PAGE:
Gesture mark: Gesture can be a trademark
Bolt must have thought he could still earn a few dollars after his retirement with this gesture, when he applied for trademark protection in the US in August 2022 for this pose for all kinds of goods, including sunglasses and clothing. A gesture or pose as a trademark: why not? Trademarks are distinctive signs, and just like a word or a logo, a gesture or an pose can also be distinctive.
Sports and entertainment
Bolt is certainly not the first celebrity to try to monopolize his signature gesture or pose as a trademark. In sports and entertainment, this type of trademark registration occurs more often. It’s not always a smooth process, though.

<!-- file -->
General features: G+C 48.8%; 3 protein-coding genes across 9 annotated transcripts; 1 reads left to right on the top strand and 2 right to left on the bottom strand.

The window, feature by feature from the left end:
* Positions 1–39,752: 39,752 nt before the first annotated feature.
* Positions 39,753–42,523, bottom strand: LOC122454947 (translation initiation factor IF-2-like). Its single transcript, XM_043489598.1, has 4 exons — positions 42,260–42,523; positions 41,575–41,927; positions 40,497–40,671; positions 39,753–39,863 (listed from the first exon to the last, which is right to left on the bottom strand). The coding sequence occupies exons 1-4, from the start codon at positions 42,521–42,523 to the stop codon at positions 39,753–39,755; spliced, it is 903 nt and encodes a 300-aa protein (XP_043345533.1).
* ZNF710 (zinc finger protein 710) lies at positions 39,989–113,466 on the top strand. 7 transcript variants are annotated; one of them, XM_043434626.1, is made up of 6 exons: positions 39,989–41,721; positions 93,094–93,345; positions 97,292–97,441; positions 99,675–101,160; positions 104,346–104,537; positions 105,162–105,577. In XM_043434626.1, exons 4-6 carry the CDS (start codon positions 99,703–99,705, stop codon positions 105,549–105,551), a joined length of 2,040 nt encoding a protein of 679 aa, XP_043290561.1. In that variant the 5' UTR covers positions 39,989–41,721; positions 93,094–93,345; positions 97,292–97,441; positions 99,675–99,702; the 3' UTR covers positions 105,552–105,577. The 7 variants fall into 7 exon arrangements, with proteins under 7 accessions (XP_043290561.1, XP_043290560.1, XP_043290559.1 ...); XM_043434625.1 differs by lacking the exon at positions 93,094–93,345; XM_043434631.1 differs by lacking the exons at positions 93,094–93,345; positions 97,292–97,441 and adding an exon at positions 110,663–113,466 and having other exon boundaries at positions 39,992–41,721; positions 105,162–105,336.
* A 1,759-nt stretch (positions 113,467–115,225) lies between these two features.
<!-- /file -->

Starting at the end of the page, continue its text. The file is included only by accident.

In 2017, Gene Simmons, bass player in the rock band Kiss, registered the devil’s horn hand gesture as a trademark in the US. Simmons has used this gesture since 1974 at Kiss gigs. The registration generated a storm of criticism, especially because other famous people, like John Lennon and Spiderman, also used the devil’s horn. As a result, Simmons decided to withdraw his application.
Gesture mark Jay-Z
When Rapper Jay-Z started using the diamond gesture to promote a new album in 2007, he immediately got into a fight with wrestler Diamond Dallas Page. The wrestler profiled himself in the ring for years with his diamond pose and registered the gesture as a trademark. Jay-Z quickly backed down and bought him out for an undisclosed amount. Years later, in 2018, Jay-Z had his ‘diamond’ gesture registered as a trademark.